The First Camillian Community in the United States

In September of 1919, the Superior of the German Province of The Order of St. Camillus received a letter from Rev. James Durward of the diocese of St. Paul, Minnesota. Father Durward offered to donate the Order a beautiful spot of scenic splendor called Durward’s Glen, near Baraboo, Wisconsin. With the offer came the condition that a hospital would be built on the site. The German Province sent Father Michael Mueller to America in the fall of 1921 to look into the matter. If God’s Province had not taken things in hand, there might still be no Camillian facility in the United States.

For on the voyage to America, Father Michael Mueller met the Most Rev. Sebastian Messmer, Archbishop of Milwaukee, who invited Fr. Mueller to visit Milwaukee if the project in Durward’s Glen proved to be impractical. Impractical it was. Fr. Mueller found the Durward’s Glen site to be too remote for a hospital, and he instead returned to Milwaukee, where he accepted the pastorate of Fussville temporarily owing to the illness of the pastor.

It was not parish work for which the Camillian had come to America. But you cannot go to a foreign country on Monday and build a hospital on Tuesday, not even in America.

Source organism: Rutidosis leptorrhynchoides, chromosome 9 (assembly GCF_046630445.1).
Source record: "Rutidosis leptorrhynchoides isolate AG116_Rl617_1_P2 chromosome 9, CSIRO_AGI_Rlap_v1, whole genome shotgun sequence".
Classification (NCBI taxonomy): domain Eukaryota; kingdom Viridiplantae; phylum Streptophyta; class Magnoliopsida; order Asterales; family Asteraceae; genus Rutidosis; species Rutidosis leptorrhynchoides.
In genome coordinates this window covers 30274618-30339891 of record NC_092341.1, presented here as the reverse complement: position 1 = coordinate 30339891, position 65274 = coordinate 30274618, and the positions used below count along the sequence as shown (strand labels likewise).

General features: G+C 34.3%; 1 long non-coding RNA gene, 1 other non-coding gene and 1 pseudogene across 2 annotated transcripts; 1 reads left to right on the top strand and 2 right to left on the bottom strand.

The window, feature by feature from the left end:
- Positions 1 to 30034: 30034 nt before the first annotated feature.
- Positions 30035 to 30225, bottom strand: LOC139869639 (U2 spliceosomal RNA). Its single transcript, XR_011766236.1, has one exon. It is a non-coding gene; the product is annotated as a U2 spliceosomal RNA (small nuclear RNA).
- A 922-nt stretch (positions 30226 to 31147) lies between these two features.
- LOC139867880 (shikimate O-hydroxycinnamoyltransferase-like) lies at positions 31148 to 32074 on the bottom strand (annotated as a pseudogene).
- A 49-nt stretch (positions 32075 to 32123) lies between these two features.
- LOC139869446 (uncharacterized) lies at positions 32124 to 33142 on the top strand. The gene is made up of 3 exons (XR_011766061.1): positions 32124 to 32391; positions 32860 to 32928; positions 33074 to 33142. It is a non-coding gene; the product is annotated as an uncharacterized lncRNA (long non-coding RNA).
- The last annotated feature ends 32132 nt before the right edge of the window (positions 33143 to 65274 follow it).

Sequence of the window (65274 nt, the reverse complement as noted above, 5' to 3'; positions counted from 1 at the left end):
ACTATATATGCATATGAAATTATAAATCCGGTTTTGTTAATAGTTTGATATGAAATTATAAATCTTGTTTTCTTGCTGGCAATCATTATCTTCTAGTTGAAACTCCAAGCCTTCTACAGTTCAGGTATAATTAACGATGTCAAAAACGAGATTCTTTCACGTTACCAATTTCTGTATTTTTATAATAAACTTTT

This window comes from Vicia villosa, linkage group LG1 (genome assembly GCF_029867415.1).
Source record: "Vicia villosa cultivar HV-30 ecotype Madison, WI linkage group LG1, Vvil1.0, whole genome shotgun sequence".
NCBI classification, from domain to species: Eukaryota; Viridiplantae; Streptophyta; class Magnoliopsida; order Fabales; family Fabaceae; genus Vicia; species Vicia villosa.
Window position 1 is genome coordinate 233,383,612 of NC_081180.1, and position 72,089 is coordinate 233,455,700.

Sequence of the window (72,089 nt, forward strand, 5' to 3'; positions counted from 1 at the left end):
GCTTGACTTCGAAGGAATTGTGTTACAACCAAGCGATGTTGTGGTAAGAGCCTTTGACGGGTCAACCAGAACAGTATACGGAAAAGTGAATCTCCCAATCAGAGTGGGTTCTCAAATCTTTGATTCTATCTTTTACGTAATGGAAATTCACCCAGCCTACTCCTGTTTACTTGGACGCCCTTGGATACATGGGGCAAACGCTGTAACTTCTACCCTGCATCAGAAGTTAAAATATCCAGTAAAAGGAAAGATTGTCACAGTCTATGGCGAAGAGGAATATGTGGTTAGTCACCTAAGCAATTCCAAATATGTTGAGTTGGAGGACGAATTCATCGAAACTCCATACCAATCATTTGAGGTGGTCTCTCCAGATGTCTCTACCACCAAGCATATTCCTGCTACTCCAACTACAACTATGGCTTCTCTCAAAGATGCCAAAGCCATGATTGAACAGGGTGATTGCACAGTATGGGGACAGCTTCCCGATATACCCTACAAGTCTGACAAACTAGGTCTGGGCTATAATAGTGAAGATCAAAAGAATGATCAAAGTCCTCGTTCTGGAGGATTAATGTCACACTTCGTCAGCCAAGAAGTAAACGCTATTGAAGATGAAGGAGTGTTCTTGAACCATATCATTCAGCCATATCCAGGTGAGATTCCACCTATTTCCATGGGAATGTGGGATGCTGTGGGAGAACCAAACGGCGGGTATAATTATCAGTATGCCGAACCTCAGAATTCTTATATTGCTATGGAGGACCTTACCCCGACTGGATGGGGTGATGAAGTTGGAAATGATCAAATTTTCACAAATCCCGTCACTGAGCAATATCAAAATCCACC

On February 12, 1923, however, Fr. Mueller initiated his plan by purchasing a house on the south side of Milwaukee on 21st Avenue. He had only $850 to his name, and Miss Merkalback was asking $8,000 for the home. But God does seem to provide.

City clergy, religious institutions, and Catholic laypeople came to the rescue and Fr. Mueller was able to purchase the house for use as a monastery. He then bought a second, adjacent house which he and other German Camillians opened as a small hospital for the old and incurable.

The early community was beset with financial problems. One day after having paid the interest and other urgent bills, the treasury was exhausted to the extent that not one penny remained. In the afternoon, when a lady brought twenty-five dollars, the proceeds of a card party, the house resounded with shouts of joy, as if they had inherited a million.

The request for rooms in the small hospital became so numerous that the community decided to build a new and more modern hospital.

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